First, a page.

이러한 시술들이 해롭지 않다는 충분한 증거가 없을 뿐만 아니라 다른 일반적으로 필수적이지 않은 성형 수수롸 비교해서 위험도가 얼느정도 인지 가능한 것인지 대한 충분한 접근이 없습니다. 성의학에서, 효과가 없는 것으로 보여지는 시술을 진행하는 것은 비윤리적인 것으로 간주됩니다. 논의된 예들에는 성기 확대술과 FGM이 포함되었고 잠재적으로는 포경도 포함됩니다. FGCS은 또한 이러한 정의에도 들어맞습니다.

이러한 논의들이 제한하는 것은 비록 좁은 의미의 표준이라고 하더라도 FGCS에 위험과 이익에 대한 증거의 부족으로 FGCS의 윤리성이 잠재적으로 약화되었다(깍였다)

그러나 좀더 넓게 보면, 좀 더 복잡한 윤리적 문제들이 떠오릅니다.

 

마케팅과 Medicalization(치료/환자로 받아들임) 상업적 강요의 영향은 문제입니다. (최근 전체 성형수술영역과 관련하여 언급된 점)

 

영국의 의사들은 공겨적은 마켓팅은 이러한 수술에 대한 수요를 높이고 있고 정보의 부족에도 불구하고 이러한 수술들을 번창하게 하고 있습니다.

최근 국제 비뇨학회 저널의 사설에서, Pauls은 이 수술분야에서 독특한 점은 큰 자본 이익 창줄이 이산업을 급속로도 키우고 잇어 가장 시장성, 경제이 있는 분야라는 점이라고 주장했습니다.

비록 일부 의사들이 기술과 환자들의 만족도에 대한 사례 발표들이 있었다고 할지라도 다른 사람들은 그렇지 않았습니다. 또한 사례들의 측정방식도 제한적입니다.

FGCS에 대한 광고해왔던 의사들중 한명인 Matlock은 그만의 것으로 알려진 술법에 대해서어떤것도 출판하지 않은 것으로 나타났습니다.

그러나 이것들은 대부분은 결과에 대한 증거를 기반으로 판매가 되며 Matlock은 비용을 받고 훈련과정을 제공하며 훈련을 받은 의사들을 광고할 수 있고 그의 기술법들을 상용할 수 있습니다. 점차, FGCS은 일반적인 삶, 심리학, 몸, 성의 넓은 의미의 의료화로 비평받고 있을뿐만 아니라 최소한 소음순 비대증의 병명과 관련이 있습니다.

여성의 성적, 생식기적 문제를 치료하는 수술의 대안은 거의 논의되고 있지않고 FGCS에 대한 대부분의의학적 인기있는 논의에서는 다뤄지지 않고 있다.

메시지는 건강한 성을 개발을 격려하는 것을 하지말아야한다는 것이아니다. 자전가 의자를 교체하는 것처럼 “ 문제적 질...은 수술을 통해서 바꿀 수 있다는 것으로 대하는 것이다.

핵심 질문은 수술이 기존 질병을 치료하느냐 아니면 질병을 미끼로 돈을 버는 것인냐는 것이다. Conroy는 이것이 질병을 미끼로 돈을 버는 행위이며 서구 의학계는 여성 생식기 절제를의 발달을 자연적, 생물학적 다양성이 결함이며 칼을 대야하는 문제라는 여성의 불안을 증폭시켜 이용해 부축이고 있습니다. Liao와 Creighton는 생식기성형술의 제공은 수술이 필요없는, 용인할 수 있는 범위를 좁이고 더 나아가서는 성형 수요를 증가시킨다고 제안합니다. 이 분야에 수술을 시행한 의사들 의사들이 반박을 제기하고 있지만 “완전히 새로운 걱정은 새로운 기술존재와 발달에 의해 창조된다”는 가능성이 있다는 것입니다.

만들어진 평범함과 미적 이상에 질문을 던지는 것도 중요합니다. 매우 적은 수의 의사들은 모든 여성의 성기는 “원칙척으로 정상이고 여성 성기 아름다음이라는 개념은 매우 문화에 기반한다” 입장을 밝혔습니다. Alter의 설명에 다르면 대부분 소음순의과 클리토스 덮는 살 부분의 아름다움이 대음순보다 튀어나오지 않는 것이 전형적이라고 설명하고 있습니다.

일반적으로 FGCS를 하고자하는 여성들이 원하는 생식기는 사춘기이전의 여자아이들의 깔끔한 성기모양입니다. 어려보기지만 부드러운 느낌의 음문, 소음순이 대음순보다 더 나오지 않을 것, 클리토스는 예쁘게 가려져있고 질은 조여져있을것입니다.

전후 사진을 포함한 이러한 시술에 대한 설명과 광고들은 음문의 이러한 특정한 모양이 음문의 이상적인 모습이라고 홍보합니다.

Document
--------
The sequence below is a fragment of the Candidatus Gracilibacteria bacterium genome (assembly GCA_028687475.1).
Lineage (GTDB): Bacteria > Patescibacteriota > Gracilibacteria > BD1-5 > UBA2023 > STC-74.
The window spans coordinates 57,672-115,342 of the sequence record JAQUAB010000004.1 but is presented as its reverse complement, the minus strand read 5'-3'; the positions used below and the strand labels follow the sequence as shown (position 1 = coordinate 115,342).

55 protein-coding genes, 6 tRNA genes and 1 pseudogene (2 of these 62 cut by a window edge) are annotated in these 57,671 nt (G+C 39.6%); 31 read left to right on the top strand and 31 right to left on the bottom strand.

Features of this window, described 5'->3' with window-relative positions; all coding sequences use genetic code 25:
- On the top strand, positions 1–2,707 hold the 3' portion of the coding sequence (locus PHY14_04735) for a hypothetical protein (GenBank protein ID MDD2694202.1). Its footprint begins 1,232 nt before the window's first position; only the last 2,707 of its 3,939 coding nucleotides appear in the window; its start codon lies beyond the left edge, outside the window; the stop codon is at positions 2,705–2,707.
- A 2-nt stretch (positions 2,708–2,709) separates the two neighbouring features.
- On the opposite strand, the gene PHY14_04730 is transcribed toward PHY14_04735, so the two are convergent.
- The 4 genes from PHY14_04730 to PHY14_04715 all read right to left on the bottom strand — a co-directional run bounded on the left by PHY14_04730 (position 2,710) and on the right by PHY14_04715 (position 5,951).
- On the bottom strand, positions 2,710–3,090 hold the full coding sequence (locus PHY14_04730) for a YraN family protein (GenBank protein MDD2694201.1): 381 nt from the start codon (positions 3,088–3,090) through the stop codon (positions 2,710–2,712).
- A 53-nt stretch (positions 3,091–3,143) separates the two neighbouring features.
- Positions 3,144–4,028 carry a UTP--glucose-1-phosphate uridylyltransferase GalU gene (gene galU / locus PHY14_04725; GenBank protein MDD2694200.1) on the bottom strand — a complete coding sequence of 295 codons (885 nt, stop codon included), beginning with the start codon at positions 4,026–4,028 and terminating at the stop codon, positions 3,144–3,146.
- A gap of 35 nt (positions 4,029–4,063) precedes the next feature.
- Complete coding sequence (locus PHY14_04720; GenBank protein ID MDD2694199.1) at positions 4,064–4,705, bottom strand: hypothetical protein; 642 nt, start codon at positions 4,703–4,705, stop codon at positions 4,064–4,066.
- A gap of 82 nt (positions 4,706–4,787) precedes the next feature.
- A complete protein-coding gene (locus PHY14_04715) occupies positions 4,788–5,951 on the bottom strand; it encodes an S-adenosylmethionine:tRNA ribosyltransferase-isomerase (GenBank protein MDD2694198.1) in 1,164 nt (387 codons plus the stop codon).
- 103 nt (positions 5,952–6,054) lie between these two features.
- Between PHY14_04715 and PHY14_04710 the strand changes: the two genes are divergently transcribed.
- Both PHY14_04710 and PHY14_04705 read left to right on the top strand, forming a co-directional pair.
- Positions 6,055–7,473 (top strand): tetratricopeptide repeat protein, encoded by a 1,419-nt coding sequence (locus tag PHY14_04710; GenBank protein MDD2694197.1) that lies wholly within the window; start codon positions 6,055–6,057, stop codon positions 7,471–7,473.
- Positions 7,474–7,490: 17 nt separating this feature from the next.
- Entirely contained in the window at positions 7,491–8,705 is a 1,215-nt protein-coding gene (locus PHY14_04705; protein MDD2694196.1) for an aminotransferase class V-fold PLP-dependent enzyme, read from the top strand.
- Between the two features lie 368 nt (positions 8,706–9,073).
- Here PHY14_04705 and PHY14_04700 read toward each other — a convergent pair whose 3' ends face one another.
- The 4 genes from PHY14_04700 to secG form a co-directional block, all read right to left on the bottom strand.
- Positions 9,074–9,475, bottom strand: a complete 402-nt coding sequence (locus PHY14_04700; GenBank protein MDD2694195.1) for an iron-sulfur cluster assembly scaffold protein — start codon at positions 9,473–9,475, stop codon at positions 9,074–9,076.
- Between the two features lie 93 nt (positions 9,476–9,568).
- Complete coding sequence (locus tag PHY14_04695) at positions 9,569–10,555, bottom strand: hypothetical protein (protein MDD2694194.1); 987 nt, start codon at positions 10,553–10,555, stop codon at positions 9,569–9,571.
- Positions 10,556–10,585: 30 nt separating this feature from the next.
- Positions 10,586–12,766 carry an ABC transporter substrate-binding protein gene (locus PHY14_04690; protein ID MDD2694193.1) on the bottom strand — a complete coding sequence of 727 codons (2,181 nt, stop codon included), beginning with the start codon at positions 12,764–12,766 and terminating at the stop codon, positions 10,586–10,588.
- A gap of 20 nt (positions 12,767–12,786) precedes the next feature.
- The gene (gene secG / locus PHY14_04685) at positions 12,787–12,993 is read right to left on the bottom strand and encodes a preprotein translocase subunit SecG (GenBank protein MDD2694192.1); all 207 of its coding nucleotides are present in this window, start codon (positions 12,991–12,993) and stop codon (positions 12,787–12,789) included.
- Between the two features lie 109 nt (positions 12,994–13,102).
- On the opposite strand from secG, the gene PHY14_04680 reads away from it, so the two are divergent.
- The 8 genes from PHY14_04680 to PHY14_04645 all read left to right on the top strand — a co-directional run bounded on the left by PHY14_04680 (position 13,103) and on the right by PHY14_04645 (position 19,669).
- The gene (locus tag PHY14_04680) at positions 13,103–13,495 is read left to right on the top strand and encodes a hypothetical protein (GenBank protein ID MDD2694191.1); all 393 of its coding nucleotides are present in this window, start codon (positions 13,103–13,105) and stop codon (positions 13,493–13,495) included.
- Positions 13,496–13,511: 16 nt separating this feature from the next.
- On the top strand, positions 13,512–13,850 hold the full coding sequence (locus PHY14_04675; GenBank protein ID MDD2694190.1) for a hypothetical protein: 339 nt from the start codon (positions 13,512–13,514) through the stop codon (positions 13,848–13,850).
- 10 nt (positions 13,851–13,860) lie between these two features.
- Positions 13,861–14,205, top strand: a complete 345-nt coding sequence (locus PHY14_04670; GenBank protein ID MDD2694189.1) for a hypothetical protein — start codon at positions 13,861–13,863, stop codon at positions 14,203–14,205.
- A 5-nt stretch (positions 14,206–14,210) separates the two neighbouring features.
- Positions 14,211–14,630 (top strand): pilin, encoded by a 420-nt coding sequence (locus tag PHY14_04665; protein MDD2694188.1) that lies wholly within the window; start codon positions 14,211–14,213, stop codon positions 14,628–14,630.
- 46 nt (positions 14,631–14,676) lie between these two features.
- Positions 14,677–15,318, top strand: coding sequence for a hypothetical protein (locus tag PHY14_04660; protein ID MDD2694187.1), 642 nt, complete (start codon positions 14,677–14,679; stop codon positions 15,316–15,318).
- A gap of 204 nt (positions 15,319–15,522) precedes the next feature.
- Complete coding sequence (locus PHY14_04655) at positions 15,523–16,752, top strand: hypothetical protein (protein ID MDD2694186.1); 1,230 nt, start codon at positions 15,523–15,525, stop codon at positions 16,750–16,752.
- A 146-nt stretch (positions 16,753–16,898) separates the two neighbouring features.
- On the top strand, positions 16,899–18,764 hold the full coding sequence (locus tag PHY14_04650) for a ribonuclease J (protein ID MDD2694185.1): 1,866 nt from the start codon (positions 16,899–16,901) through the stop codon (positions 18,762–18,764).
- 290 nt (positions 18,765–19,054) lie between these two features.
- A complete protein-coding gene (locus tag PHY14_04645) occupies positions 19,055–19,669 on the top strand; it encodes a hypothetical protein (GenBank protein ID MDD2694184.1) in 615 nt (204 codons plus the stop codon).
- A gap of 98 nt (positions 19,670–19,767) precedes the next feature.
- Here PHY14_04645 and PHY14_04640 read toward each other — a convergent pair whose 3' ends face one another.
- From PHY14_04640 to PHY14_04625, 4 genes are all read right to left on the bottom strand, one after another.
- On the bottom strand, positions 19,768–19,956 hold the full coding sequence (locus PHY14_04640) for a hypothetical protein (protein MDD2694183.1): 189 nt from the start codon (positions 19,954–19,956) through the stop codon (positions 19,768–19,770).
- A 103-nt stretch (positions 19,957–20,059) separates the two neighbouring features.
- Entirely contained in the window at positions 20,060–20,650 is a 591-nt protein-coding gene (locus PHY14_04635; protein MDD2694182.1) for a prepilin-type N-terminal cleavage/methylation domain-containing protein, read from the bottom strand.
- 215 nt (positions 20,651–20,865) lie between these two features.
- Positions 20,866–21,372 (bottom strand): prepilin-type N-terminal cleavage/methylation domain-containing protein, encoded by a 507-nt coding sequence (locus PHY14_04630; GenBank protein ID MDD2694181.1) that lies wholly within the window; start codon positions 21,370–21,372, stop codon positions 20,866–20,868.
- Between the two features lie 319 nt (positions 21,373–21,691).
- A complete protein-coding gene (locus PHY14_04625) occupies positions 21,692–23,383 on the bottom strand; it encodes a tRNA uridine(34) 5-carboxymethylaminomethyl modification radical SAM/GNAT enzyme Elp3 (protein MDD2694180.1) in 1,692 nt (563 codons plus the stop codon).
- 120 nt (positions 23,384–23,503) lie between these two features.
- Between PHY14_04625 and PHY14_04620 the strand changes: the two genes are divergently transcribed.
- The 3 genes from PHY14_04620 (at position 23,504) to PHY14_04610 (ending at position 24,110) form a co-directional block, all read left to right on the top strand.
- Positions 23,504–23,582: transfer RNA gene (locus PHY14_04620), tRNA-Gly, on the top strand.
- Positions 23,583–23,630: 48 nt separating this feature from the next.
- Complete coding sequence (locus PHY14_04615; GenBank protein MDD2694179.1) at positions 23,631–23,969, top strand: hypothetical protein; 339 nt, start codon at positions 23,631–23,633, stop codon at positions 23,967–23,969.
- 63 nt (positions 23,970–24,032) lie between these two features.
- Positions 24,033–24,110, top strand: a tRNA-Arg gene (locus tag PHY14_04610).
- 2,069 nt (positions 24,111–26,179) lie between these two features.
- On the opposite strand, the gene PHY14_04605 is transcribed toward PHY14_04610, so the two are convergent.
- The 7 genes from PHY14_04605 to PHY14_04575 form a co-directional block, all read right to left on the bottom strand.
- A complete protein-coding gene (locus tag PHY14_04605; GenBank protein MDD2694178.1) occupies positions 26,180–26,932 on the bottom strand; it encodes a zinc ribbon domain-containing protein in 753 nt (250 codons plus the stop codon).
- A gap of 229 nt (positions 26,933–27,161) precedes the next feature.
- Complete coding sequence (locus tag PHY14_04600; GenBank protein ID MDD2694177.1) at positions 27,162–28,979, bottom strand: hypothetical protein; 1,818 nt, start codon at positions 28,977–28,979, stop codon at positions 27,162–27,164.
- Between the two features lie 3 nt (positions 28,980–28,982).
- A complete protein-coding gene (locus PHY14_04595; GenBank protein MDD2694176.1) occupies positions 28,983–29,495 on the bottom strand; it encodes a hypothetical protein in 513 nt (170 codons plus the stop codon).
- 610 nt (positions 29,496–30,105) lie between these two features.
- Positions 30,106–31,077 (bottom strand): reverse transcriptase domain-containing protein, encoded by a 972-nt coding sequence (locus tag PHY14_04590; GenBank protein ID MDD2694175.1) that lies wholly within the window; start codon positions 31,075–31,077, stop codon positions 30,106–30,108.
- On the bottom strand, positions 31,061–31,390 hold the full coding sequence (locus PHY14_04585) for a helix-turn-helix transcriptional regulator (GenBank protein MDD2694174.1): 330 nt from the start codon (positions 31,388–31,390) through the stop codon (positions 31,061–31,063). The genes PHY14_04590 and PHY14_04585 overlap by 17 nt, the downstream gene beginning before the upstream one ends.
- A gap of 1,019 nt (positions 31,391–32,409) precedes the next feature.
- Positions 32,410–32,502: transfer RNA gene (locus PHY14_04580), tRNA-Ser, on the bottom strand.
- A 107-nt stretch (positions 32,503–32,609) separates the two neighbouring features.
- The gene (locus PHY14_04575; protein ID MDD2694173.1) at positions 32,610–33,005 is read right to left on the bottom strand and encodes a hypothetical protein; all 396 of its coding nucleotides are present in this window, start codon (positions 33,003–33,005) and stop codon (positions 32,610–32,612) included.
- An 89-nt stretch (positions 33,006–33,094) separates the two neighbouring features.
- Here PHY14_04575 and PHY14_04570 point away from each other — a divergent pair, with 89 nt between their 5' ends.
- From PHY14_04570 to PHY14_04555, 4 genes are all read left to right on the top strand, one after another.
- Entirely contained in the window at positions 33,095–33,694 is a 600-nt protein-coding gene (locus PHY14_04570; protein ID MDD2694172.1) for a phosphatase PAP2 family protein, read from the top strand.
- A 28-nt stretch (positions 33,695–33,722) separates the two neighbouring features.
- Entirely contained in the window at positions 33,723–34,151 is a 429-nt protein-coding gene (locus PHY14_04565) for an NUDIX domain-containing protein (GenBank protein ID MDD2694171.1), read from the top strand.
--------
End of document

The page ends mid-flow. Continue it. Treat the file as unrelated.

이러한 “완벽한” 음문은 나이, 비율, 거리, 색, 크기, 모양들에 대한 다양양성과 정상적인 범주의 한 끝에 존재한다.

(This ‘‘ideal’’ vulva exists at one end of the spectrum of normality and diversity related to shapes, sizes, colors, proportions and distances, as well as age.)

That Lloyd은 어떤한 성기의 측정(치수)와 나이, 동등성(parity), 민족성, 호르몬제 사용여부, 혹은 성경험도 사이에 중대한 연계성이 없지만 이런 요인들은 음순비대의 상당한 원인으로 주장되고 있습니다.

몇몇 저자들이 제공하고자 하였던 원인에 대한 아이디어는 큰 소음순을 가진 여성들은 정상이 아니라는 구조를 형성합니다. (사진기 소녀의 음순 비대증은 조금 다른 이야기입니다. 45) 더나아가, 몇몇 의사들은 소음순 비대칭이 형태학상 결함이라고 명쾌하게 정의하며 대칭으로 만드는 것이 목적이라고 말합니다. 오직 한명만 태어날대부터 혹은 자라면서 보여지는 비대칭은 정상적인 것이며 수술후에도 어느정도의 비대칭성은 유지하는 것을 시도하려고 하고 있습니다.

 

Genital Aesthetics, Pathologization, and Production of New Anxieties

 

생각해봐야할 문제는 이러한 특정적이고 좁은 의미의 완벽한 음문의 모영과 이러한 수술의 증진을 통해 시장형성이 새로운 불안이냐하는 거시다. 문랴게서 여성성기의 다양성에대한 일반저긴 이해가 많이 부족하는 전제하에서, 이상적미의 좁은 의미의 재현의 효과는 항상 이의가 제기되어 왔다. 몇몇 여성들은 이미 그들의 음순이 정상이 아니라고 느꼈다고 밝혓다. 특히 음순이 튀어나와 있거나 비대칭일 경우에 그러 했다. 최근 독일 조사 연구(85)에 보면 482명중 절반에 해당하는 435가 자신의 음순이 비정상이라고 느꼈고 음순 모양이 중요하다고 말했다. 76%는 종종 자신의 음순을 측정해보고 38%는 정기적으로 다른 여성들의 음순들을 보고 있다고 대답했습니다. 이중 71%는 자신의 음순을 정상적일고 생각하고 있소 14%는 비정상적이라고 생각했고 7%는 소음순 수술을 고려하고 있었고 이 집단은 나이가 많은 집단중에서도 나이가 많은 편이었습니다다. 이 조사는 3개 사이트를 통해 진행되었는데 각 사이트별 답변자 평균 나이는 각각 22, 40, 41세였습니다.

이 저자들은 새로운 문제가 점점 발전되어 가고 있으며 여성 생식기 모양에대한 걱정을 고조시킨다고 주장했습니다. 음문의 다양성은 치료화는 실제로 일어나고 있어며 이는 오래된 문제의 다른 변형일 뿐입니다. 긴 음순은 오랜 시간동안 생식기와 여성 병리학의을 보여주는 것이이었습니다(88). 역사적으로, 여성의 음문 측정은 생식기 형태와 여성동성애 상태간의 연관성을 확인하는 것을 목표로 합니다.

 

(An interest in genital measurement and what it might mean continues around intersex

individuals, where genitals beyond (or within) certain dimensions were framed as

not male and not female and, thus, problematic and (typically) needing surgery.(139,140))

이것은 또한 여성 질과 클리토스 사이를 명칭하는 ‘C-V distance에 관한 논의에서도 계속됩니다. 최근 LA타임즈 기사에보면 이 거리가 2.5 cm이하일 경우에 성관계동안 오르가즘을 느낄 수 있다는 주장을 하였다.